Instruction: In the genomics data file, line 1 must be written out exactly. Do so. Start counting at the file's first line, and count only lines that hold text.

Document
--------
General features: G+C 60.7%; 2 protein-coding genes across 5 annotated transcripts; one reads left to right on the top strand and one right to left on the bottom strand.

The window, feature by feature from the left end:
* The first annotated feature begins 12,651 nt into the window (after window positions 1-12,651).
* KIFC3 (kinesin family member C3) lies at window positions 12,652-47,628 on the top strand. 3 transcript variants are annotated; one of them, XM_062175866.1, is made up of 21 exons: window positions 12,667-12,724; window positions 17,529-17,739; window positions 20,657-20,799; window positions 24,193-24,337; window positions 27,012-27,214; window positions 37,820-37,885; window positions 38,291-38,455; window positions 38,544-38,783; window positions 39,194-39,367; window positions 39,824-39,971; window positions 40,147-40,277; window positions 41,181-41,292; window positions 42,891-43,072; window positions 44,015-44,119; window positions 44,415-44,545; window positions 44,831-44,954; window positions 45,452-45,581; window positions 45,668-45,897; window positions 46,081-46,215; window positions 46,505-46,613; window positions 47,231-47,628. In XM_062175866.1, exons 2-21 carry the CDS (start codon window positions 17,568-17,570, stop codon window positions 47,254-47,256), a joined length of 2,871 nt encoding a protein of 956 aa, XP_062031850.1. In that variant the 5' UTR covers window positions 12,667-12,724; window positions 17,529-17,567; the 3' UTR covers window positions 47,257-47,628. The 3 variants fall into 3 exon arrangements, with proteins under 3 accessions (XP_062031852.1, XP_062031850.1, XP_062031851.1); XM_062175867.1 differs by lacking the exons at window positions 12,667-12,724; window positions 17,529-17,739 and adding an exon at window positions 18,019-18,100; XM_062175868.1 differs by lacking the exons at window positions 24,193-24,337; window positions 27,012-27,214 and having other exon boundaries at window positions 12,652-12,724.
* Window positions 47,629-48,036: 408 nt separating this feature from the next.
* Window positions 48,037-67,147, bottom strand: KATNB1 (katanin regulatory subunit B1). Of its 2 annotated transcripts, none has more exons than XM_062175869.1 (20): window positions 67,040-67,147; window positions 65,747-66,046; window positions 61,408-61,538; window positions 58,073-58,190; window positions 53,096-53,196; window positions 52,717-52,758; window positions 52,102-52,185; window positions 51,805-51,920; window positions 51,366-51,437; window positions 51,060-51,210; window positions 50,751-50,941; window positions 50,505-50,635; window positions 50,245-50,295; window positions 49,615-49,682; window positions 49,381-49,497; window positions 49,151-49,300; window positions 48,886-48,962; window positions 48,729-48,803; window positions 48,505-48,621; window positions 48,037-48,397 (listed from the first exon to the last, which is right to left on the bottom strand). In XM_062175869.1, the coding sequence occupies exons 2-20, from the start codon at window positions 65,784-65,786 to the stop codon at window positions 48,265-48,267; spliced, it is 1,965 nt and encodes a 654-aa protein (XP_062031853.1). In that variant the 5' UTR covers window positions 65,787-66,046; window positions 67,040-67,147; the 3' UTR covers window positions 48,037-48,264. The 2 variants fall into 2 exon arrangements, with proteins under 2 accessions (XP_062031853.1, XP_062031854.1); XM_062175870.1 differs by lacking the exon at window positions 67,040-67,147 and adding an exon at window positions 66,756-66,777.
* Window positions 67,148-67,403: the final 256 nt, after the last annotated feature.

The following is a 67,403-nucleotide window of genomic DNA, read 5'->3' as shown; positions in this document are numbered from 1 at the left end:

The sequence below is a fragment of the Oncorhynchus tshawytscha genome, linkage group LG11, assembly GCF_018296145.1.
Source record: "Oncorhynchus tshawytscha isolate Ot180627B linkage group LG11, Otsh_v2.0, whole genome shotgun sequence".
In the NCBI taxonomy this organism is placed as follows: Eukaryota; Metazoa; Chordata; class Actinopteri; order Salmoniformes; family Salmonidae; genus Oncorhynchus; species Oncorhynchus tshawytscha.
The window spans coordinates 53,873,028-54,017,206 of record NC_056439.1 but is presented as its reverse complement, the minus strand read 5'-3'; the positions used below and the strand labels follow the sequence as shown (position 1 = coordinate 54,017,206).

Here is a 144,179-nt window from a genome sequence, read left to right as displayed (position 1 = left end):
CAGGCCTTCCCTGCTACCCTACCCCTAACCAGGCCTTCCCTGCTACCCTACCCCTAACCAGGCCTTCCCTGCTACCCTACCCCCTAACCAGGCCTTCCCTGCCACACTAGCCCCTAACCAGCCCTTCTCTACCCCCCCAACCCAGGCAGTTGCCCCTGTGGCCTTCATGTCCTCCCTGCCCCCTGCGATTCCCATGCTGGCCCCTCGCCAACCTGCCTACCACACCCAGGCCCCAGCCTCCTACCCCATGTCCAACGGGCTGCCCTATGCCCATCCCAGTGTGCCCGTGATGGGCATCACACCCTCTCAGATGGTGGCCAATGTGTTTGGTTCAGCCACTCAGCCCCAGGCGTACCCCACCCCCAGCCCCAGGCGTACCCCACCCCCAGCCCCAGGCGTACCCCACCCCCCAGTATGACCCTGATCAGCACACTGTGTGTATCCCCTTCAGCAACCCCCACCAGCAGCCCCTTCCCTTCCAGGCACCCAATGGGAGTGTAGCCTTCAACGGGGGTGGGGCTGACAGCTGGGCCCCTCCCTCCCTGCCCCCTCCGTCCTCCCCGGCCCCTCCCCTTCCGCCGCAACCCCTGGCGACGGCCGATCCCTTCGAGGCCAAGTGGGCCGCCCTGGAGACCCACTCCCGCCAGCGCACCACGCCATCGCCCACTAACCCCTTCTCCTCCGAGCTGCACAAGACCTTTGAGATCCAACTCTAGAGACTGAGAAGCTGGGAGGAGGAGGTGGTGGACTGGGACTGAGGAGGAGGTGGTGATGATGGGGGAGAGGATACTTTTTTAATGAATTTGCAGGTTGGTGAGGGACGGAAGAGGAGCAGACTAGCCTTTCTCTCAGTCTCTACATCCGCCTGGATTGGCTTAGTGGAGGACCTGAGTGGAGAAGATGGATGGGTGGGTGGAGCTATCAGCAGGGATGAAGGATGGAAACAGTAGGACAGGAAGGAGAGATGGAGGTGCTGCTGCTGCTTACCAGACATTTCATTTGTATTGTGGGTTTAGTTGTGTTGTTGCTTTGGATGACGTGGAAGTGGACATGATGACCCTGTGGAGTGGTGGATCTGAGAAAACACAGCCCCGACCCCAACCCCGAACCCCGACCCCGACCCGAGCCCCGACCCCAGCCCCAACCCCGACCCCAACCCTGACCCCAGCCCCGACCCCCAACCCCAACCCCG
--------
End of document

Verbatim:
General features: G+C 60.7%; 2 protein-coding genes across 5 annotated transcripts; one reads left to right on the top strand and one right to left on the bottom strand.